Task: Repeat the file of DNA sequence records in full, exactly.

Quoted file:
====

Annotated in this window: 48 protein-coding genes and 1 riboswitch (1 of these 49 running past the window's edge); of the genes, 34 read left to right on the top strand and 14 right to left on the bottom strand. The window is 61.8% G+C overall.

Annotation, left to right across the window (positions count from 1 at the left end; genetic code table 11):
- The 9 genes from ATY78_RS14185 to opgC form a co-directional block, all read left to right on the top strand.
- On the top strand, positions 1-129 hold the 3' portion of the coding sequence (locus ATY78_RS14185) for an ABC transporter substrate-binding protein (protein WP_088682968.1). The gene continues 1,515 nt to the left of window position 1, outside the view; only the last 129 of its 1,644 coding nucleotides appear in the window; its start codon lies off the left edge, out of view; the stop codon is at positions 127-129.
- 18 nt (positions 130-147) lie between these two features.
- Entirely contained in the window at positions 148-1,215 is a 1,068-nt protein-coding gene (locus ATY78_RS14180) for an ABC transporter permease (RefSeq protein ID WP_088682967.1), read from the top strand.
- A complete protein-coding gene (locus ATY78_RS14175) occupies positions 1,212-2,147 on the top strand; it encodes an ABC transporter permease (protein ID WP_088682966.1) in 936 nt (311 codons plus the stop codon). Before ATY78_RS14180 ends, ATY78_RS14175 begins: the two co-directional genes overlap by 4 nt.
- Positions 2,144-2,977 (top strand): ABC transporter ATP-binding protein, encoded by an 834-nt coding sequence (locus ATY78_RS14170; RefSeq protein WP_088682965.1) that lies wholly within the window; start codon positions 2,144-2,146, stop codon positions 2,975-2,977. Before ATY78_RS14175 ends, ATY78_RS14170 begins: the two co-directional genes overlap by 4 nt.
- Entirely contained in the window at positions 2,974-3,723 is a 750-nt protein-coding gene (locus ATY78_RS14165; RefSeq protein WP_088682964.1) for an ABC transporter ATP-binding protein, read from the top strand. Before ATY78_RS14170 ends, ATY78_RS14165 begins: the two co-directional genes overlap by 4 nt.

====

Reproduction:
Annotated in this window: 48 protein-coding genes and 1 riboswitch (1 of these 49 running past the window's edge); of the genes, 34 read left to right on the top strand and 14 right to left on the bottom strand. The window is 61.8% G+C overall.

Annotation, left to right across the window (positions count from 1 at the left end; genetic code table 11):
- The 9 genes from ATY78_RS14185 to opgC form a co-directional block, all read left to right on the top strand.
- On the top strand, positions 1-129 hold the 3' portion of the coding sequence (locus ATY78_RS14185) for an ABC transporter substrate-binding protein (protein WP_088682968.1). The gene continues 1,515 nt to the left of window position 1, outside the view; only the last 129 of its 1,644 coding nucleotides appear in the window; its start codon lies off the left edge, out of view; the stop codon is at positions 127-129.
- 18 nt (positions 130-147) lie between these two features.
- Entirely contained in the window at positions 148-1,215 is a 1,068-nt protein-coding gene (locus ATY78_RS14180) for an ABC transporter permease (RefSeq protein ID WP_088682967.1), read from the top strand.
- A complete protein-coding gene (locus ATY78_RS14175) occupies positions 1,212-2,147 on the top strand; it encodes an ABC transporter permease (protein ID WP_088682966.1) in 936 nt (311 codons plus the stop codon). Before ATY78_RS14180 ends, ATY78_RS14175 begins: the two co-directional genes overlap by 4 nt.
- Positions 2,144-2,977 (top strand): ABC transporter ATP-binding protein, encoded by an 834-nt coding sequence (locus ATY78_RS14170; RefSeq protein WP_088682965.1) that lies wholly within the window; start codon positions 2,144-2,146, stop codon positions 2,975-2,977. Before ATY78_RS14175 ends, ATY78_RS14170 begins: the two co-directional genes overlap by 4 nt.
- Entirely contained in the window at positions 2,974-3,723 is a 750-nt protein-coding gene (locus ATY78_RS14165; RefSeq protein WP_088682964.1) for an ABC transporter ATP-binding protein, read from the top strand. Before ATY78_RS14170 ends, ATY78_RS14165 begins: the two co-directional genes overlap by 4 nt.